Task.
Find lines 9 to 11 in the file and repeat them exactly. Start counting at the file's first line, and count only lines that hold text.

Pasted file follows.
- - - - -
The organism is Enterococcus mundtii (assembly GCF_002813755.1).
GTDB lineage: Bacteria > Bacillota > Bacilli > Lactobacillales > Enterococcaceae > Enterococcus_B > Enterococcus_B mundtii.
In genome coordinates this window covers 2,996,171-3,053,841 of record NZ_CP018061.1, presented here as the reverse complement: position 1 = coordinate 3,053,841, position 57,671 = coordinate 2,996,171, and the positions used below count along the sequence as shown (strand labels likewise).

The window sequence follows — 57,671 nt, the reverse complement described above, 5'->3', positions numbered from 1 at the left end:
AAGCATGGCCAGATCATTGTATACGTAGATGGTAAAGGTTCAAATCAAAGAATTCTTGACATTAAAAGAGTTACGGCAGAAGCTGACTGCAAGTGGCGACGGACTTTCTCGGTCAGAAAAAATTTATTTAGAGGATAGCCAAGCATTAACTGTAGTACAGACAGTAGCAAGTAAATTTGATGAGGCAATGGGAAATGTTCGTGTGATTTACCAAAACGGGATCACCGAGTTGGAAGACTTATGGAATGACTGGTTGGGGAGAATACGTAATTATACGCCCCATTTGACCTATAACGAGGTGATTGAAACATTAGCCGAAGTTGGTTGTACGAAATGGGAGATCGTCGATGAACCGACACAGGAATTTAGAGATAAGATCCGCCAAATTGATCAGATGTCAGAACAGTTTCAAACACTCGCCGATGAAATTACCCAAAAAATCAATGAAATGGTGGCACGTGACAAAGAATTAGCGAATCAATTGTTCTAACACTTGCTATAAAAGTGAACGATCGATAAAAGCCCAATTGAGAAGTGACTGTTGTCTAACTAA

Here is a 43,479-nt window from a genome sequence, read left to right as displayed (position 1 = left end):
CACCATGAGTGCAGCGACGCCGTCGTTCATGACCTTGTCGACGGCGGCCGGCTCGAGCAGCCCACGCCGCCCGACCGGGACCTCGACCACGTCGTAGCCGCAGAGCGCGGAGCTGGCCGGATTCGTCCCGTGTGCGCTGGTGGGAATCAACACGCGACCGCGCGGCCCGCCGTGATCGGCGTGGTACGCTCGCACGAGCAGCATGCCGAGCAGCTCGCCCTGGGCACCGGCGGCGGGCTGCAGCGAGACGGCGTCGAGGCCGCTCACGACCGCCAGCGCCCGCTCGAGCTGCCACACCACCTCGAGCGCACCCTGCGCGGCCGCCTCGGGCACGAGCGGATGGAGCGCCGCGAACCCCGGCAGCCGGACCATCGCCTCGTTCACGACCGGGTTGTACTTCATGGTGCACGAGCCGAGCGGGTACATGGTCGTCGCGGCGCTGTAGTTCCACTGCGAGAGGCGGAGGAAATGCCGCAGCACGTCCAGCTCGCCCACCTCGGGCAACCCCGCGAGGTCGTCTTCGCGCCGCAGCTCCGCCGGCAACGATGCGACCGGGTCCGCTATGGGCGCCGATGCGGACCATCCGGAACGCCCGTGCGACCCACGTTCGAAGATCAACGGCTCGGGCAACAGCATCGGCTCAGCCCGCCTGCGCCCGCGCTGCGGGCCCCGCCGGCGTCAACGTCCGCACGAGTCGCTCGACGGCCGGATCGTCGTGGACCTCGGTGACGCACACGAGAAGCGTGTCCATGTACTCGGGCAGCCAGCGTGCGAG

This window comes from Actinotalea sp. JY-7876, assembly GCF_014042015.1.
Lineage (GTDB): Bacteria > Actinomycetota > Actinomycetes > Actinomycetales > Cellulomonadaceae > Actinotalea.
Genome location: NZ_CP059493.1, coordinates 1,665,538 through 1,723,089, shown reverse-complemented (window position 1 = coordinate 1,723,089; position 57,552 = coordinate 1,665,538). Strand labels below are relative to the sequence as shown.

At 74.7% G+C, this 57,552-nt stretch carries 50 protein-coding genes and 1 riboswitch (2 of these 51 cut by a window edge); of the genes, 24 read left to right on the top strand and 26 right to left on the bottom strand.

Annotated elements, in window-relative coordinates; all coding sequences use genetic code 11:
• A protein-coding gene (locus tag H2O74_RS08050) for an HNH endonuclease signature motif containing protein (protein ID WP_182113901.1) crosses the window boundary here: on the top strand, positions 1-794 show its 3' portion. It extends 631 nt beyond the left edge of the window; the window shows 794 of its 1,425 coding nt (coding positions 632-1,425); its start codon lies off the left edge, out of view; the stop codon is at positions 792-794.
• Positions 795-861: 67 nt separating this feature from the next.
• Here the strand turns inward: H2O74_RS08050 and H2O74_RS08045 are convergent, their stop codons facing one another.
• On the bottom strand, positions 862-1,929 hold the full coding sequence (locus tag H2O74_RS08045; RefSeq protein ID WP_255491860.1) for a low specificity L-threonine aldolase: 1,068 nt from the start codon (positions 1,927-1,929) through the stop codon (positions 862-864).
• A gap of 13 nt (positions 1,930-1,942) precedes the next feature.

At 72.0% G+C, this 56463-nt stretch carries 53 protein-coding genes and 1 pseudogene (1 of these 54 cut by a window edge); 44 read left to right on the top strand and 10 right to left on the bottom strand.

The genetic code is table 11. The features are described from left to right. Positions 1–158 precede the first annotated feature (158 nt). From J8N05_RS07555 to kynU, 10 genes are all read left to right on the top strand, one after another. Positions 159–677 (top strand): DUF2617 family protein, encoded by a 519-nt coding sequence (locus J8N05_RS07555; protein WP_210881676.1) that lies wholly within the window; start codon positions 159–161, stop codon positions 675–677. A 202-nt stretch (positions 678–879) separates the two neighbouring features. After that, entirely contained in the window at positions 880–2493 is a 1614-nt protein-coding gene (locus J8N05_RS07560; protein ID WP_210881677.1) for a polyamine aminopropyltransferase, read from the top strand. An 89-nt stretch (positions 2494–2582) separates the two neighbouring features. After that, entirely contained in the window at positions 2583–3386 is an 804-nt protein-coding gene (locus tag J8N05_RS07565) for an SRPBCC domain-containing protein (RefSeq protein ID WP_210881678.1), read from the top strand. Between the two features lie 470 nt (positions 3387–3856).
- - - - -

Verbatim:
Lineage (GTDB): Bacteria > Actinomycetota > Actinomycetes > Actinomycetales > Cellulomonadaceae > Actinotalea.
Genome location: NZ_CP059493.1, coordinates 1,665,538 through 1,723,089, shown reverse-complemented (window position 1 = coordinate 1,723,089; position 57,552 = coordinate 1,665,538). Strand labels below are relative to the sequence as shown.

At 74.7% G+C, this 57,552-nt stretch carries 50 protein-coding genes and 1 riboswitch (2 of these 51 cut by a window edge); of the genes, 24 read left to right on the top strand and 26 right to left on the bottom strand.